OURAHMANE And there is the question of responsibility, of what you are choosing to give time and space to. What do you deem worthy to recall? Who does that serve? Where do you stand? When I was at Goldsmiths, I wrote my dissertation on illegal immigration from Algeria to Spain, because so many of my family members, friends, and other people I knew were planning to make that journey, or had already tried and been caught. What struck me was the narrativization of this as a “phenomenon,” which was completely dehumanizing. It was no way to actually understand the reality of the situation. Several of my projects stem from that research: how do I make these narratives felt again, or how can I give them a body?
RAKOWITZ That makes me think of my ongoing project The invisible enemy should not exist [2007–], which is a commitment to “reappear” the more than 7,000 objects that remain missing following looting of the national museum of Iraq during the United States–led invasion in 2003. I’ve started to make life-size substitutes for the objects that were lost from the museum, using databases online. A lot of them are small enough to put in your pocket.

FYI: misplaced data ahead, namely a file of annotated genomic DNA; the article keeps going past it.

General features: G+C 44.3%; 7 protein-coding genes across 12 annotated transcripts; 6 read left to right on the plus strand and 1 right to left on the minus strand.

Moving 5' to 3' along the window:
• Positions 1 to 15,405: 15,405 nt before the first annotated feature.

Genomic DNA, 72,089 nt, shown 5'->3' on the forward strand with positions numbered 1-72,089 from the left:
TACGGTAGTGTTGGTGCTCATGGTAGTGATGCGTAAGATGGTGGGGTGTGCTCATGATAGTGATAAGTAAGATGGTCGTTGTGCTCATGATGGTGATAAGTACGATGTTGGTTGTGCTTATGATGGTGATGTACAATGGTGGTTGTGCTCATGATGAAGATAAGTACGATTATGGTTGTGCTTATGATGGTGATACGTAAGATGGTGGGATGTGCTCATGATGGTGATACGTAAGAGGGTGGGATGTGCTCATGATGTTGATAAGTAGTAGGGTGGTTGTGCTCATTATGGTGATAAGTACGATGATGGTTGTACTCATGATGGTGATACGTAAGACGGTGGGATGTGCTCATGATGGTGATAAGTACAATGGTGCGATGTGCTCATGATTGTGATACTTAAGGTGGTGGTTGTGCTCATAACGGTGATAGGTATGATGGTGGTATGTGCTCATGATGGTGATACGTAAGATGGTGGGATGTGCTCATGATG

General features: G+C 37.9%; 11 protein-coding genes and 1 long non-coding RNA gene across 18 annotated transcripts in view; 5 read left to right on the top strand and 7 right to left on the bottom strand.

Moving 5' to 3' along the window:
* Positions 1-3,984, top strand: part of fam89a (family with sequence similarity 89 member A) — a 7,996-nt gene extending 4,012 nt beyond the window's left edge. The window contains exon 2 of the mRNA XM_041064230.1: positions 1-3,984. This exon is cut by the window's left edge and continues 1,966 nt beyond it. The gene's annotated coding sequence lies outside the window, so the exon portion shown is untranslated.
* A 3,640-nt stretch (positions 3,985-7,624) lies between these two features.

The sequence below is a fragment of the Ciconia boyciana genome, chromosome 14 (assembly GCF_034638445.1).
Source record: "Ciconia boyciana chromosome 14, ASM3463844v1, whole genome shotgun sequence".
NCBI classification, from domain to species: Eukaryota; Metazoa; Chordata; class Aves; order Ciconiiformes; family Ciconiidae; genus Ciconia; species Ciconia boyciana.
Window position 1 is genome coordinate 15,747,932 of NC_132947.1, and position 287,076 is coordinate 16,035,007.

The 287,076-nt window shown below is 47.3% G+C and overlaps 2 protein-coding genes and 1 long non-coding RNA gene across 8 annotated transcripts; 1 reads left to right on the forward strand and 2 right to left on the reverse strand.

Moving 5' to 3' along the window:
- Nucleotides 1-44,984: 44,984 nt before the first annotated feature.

The event that made me want to reconstitute those objects relates to another project [RETURN, 2004–], where I reopened my Iraqi grandfather’s import-export business with the sole purpose of attempting to import Iraqi dates to the US for the first time in over 40 years. That project was inspired by a visit to Sahadi Importing Company in Brooklyn. The owners are from Syria and Lebanon, and they fled Iraq for the United States a couple decades before my grandparents, who arrived in the 1940s. Sahadi’s is where my grandparents went to get their spices, looking for substitutes for those they had left behind.